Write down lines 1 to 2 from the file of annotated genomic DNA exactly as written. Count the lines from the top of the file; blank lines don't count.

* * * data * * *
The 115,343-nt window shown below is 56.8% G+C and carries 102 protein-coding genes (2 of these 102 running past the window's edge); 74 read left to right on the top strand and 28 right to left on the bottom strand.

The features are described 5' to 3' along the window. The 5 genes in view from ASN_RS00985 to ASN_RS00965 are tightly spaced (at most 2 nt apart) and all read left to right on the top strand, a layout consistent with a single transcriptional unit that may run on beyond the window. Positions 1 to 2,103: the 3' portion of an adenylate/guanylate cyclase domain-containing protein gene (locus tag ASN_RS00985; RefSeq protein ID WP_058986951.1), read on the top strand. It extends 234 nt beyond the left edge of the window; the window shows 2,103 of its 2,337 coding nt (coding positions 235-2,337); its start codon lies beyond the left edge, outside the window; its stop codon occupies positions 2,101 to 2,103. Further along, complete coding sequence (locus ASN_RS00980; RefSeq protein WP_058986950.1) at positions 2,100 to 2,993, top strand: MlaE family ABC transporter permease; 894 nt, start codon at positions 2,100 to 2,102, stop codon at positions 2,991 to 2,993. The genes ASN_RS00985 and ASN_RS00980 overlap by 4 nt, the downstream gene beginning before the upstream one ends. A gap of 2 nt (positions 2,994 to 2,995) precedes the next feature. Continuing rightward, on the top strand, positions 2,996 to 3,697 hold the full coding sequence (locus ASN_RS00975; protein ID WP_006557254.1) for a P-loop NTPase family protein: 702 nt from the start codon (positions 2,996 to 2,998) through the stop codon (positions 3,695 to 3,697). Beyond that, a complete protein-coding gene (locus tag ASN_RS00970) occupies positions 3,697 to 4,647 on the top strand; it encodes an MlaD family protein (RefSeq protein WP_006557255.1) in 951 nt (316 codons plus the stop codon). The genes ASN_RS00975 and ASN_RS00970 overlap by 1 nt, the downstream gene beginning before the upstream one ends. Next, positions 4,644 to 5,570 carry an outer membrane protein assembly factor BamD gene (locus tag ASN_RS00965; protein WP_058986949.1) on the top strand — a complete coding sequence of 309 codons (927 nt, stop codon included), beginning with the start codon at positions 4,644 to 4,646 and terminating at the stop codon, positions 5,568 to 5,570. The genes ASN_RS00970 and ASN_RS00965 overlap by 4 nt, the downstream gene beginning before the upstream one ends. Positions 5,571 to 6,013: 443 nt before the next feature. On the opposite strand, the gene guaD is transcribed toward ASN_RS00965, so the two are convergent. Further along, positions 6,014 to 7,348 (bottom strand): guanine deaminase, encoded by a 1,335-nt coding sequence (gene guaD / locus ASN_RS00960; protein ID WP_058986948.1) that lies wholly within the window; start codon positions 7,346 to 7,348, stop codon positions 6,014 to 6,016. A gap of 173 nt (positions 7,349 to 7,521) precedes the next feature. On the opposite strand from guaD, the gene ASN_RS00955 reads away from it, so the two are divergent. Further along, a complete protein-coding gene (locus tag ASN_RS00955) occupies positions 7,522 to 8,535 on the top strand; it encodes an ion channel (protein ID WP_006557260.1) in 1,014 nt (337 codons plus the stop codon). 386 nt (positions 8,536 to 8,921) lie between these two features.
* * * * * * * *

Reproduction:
The 115,343-nt window shown below is 56.8% G+C and carries 102 protein-coding genes (2 of these 102 running past the window's edge); 74 read left to right on the top strand and 28 right to left on the bottom strand.

The features are described 5' to 3' along the window. The 5 genes in view from ASN_RS00985 to ASN_RS00965 are tightly spaced (at most 2 nt apart) and all read left to right on the top strand, a layout consistent with a single transcriptional unit that may run on beyond the window. Positions 1 to 2,103: the 3' portion of an adenylate/guanylate cyclase domain-containing protein gene (locus tag ASN_RS00985; RefSeq protein ID WP_058986951.1), read on the top strand. It extends 234 nt beyond the left edge of the window; the window shows 2,103 of its 2,337 coding nt (coding positions 235-2,337); its start codon lies beyond the left edge, outside the window; its stop codon occupies positions 2,101 to 2,103. Further along, complete coding sequence (locus ASN_RS00980; RefSeq protein WP_058986950.1) at positions 2,100 to 2,993, top strand: MlaE family ABC transporter permease; 894 nt, start codon at positions 2,100 to 2,102, stop codon at positions 2,991 to 2,993. The genes ASN_RS00985 and ASN_RS00980 overlap by 4 nt, the downstream gene beginning before the upstream one ends. A gap of 2 nt (positions 2,994 to 2,995) precedes the next feature. Continuing rightward, on the top strand, positions 2,996 to 3,697 hold the full coding sequence (locus ASN_RS00975; protein ID WP_006557254.1) for a P-loop NTPase family protein: 702 nt from the start codon (positions 2,996 to 2,998) through the stop codon (positions 3,695 to 3,697). Beyond that, a complete protein-coding gene (locus tag ASN_RS00970) occupies positions 3,697 to 4,647 on the top strand; it encodes an MlaD family protein (RefSeq protein WP_006557255.1) in 951 nt (316 codons plus the stop codon). The genes ASN_RS00975 and ASN_RS00970 overlap by 1 nt, the downstream gene beginning before the upstream one ends. Next, positions 4,644 to 5,570 carry an outer membrane protein assembly factor BamD gene (locus tag ASN_RS00965; protein WP_058986949.1) on the top strand — a complete coding sequence of 309 codons (927 nt, stop codon included), beginning with the start codon at positions 4,644 to 4,646 and terminating at the stop codon, positions 5,568 to 5,570. The genes ASN_RS00970 and ASN_RS00965 overlap by 4 nt, the downstream gene beginning before the upstream one ends. Positions 5,571 to 6,013: 443 nt before the next feature. On the opposite strand, the gene guaD is transcribed toward ASN_RS00965, so the two are convergent. Further along, positions 6,014 to 7,348 (bottom strand): guanine deaminase, encoded by a 1,335-nt coding sequence (gene guaD / locus ASN_RS00960; protein ID WP_058986948.1) that lies wholly within the window; start codon positions 7,346 to 7,348, stop codon positions 6,014 to 6,016. A gap of 173 nt (positions 7,349 to 7,521) precedes the next feature. On the opposite strand from guaD, the gene ASN_RS00955 reads away from it, so the two are divergent. Further along, a complete protein-coding gene (locus tag ASN_RS00955) occupies positions 7,522 to 8,535 on the top strand; it encodes an ion channel (protein ID WP_006557260.1) in 1,014 nt (337 codons plus the stop codon). 386 nt (positions 8,536 to 8,921) lie between these two features.